Any teeth with pulp exposure, dilated pulp chambers or a periapical lucency should be treated and there is a likelihood that this tooth may be painful to a pet. There are multiple treatment options, although “leaving it alone,” is not in the pet’s best interest.

Saving the Tooth
The option to save the tooth involves endodontic or root canal therapy. First the tooth is evaluated to make sure there is no concurrent disease of the tooth. This includes periodontal disease, fractures below the gum line or advanced destruction of the tooth root. The tooth root must also be mature enough to be treated with endodontic therapy. Endodontic therapy involves cleaning out the pulp chamber of the tooth with a combination of filing and flushing with a disinfectant. Next the tooth is filled with a sealant to prevent the leakage of bacteria through the canal of the tooth. Finally, a filling, or “restoration,” is placed on the opening of the tooth to also prevent bacterial leakage into the pulp chamber. If performed correctly, endodontic therapy is highly effective at salvaging broken teeth with pulp exposure. Endodontic therapy does require follow up care with dental x-rays to make sure the therapy is successful and that the restorations remain intact.

If a fractured tooth is immature, the root is not fully developed, and the fracture is very recent, then a broken tooth may be treated with a procedure called a vital pulpotomy and direct pulp capping. The goal of this procedure is to keep the tooth alive long enough to allow the tooth to mature to a point where endodontic therapy can be performed. If the fracture is not very recent, then a procedure called apexogenesis may be performed to encourage enough maturation of the tooth root to perform endodontic therapy.

Extracting the Tooth
The other treatment option is extraction therapy. This involves removal of the affected tooth. This may be relatively simple or may involve surgery, depending upon which tooth is involved. After the extraction of broken or non-vital teeth, pets are often much happier than those with these teeth left in their mouths. Extraction therapy means the function of that tooth will be lost, but once the extraction site is healed, there should be no residual pain.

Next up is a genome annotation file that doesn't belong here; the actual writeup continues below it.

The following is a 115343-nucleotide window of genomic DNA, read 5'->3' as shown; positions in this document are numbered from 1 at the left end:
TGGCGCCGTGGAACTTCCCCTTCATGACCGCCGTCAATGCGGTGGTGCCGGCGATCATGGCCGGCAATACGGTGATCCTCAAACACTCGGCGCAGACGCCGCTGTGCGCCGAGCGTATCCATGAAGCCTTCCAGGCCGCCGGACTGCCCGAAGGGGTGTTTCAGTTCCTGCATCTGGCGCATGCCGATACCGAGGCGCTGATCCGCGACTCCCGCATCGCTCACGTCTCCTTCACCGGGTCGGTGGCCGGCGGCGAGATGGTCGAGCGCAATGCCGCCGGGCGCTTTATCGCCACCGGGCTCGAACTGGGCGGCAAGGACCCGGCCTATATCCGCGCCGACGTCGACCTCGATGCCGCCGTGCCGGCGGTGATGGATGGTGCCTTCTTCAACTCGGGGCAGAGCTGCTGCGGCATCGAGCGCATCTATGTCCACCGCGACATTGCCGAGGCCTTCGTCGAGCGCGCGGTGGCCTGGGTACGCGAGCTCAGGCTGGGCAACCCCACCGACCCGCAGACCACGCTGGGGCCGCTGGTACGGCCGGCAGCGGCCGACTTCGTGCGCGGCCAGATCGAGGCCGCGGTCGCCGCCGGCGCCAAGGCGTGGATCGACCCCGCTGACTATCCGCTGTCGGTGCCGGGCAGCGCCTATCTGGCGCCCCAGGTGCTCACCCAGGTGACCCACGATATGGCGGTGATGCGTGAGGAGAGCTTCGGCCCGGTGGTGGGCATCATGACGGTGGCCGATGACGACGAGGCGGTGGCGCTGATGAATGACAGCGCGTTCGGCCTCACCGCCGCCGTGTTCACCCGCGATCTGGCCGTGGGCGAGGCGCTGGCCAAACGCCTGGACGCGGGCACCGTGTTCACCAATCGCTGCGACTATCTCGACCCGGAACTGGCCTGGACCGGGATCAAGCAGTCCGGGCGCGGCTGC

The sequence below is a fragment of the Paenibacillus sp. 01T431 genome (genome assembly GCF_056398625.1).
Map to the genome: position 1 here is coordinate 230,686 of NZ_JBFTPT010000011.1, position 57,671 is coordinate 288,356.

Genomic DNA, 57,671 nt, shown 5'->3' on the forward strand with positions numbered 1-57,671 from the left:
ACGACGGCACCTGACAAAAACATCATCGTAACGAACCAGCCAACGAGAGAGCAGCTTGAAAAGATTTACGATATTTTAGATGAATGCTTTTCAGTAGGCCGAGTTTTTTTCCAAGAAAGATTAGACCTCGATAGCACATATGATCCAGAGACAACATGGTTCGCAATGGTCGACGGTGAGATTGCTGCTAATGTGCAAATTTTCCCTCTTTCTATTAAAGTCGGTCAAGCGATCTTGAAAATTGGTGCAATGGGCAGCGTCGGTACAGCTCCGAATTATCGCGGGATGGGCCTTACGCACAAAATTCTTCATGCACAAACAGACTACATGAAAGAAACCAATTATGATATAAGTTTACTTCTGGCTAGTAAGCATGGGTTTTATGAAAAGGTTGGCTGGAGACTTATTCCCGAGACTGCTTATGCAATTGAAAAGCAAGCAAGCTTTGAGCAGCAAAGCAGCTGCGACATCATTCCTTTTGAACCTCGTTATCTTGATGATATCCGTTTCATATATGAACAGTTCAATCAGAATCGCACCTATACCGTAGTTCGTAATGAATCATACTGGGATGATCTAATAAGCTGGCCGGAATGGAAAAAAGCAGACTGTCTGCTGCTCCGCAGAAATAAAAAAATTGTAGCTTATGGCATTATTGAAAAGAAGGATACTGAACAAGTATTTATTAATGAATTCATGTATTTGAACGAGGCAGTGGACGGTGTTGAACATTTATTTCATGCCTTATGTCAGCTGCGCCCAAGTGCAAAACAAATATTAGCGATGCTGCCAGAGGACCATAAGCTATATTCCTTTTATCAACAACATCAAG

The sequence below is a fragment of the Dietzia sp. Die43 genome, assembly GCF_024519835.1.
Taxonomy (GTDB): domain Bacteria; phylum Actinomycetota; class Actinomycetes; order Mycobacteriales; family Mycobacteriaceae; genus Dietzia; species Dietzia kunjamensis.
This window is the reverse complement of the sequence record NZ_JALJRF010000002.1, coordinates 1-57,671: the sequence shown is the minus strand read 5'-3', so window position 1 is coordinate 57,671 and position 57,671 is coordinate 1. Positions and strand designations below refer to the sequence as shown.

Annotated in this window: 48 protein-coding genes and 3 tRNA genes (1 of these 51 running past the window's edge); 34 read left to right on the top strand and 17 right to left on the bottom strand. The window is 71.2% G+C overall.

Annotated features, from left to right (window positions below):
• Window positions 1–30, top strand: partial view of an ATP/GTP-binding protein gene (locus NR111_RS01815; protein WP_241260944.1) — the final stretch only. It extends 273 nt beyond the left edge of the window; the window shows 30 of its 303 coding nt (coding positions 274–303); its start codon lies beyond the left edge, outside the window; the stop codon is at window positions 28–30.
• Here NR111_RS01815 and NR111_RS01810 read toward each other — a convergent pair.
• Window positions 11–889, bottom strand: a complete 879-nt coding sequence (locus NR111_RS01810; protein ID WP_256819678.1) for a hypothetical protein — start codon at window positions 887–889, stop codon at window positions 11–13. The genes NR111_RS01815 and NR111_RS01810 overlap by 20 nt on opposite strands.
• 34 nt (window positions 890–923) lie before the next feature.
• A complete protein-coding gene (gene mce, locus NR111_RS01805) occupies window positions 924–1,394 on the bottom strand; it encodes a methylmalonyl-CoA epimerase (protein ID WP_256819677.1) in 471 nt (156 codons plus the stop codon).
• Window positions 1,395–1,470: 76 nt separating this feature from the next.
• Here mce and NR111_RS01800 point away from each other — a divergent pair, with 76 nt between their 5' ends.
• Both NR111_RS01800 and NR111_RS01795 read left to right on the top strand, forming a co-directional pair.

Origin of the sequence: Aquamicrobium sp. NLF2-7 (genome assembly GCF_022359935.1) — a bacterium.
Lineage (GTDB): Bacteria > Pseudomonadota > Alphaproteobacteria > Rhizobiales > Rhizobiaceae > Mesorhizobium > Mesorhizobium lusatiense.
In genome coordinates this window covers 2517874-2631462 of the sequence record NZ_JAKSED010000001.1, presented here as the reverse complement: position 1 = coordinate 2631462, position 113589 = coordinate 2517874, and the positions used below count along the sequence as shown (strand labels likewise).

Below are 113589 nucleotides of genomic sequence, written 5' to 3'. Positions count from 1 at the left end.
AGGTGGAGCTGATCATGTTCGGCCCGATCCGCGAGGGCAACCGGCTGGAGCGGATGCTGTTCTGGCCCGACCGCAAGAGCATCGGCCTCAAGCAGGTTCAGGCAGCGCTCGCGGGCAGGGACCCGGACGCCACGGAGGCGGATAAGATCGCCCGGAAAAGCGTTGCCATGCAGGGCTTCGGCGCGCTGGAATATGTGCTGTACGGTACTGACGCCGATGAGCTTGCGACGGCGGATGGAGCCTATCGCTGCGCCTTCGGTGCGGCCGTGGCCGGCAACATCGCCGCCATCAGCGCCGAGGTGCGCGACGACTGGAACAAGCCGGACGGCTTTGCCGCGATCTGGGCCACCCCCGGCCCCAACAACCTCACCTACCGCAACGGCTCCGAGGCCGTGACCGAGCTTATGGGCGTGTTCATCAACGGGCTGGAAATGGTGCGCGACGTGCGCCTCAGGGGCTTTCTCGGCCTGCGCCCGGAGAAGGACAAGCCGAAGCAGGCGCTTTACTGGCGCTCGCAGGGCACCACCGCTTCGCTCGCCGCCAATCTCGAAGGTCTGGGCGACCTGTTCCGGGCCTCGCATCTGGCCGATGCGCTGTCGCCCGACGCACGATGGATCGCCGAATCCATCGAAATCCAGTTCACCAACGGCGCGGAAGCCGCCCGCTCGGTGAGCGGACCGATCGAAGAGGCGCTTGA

Making the Right Decision
The most important issue is that our pets do not need to live with painful teeth and/or broken teeth, and therefore these decisions should not be neglected. The decision whether to perform endodontic therapy or extraction therapy should be made in consultation with a veterinarian and is often based upon several factors including the overall health and age of the patient, the ability of the patient to safely undergo anesthesia, the extent of damage to the tooth, which tooth is involved and the cost of the procedures. Leaving a fractured tooth with pulp exposure in a pet’s mouth is not considered a humane option, however.

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About Stephen Riback, DVM
Dr. Riback received his veterinary degree from the New York State College of Veterinary Medicine at Cornell in 1985. He was a general practitioner from 1985 until 1999 and owned the Oakdale Veterinary Hospital from 1989 until 1999. Dr. Riback has worked at the AMC since 1999, first in the Community Medicine dept. and then from 2003 in the Dentistry dept. where he studied dentistry under the mentorship of Dr. Dan Carmichael, who is the only board certified veterinary dentist in New York City.

The department of dentistry is the only full service veterinary dental practice in New York City and operates Monday through Friday at the AMC. Dr. Carmichael works on Mondays and Dr. Riback is in Tuesday through Friday. Dental procedures and oral surgeries are performed Monday through Friday.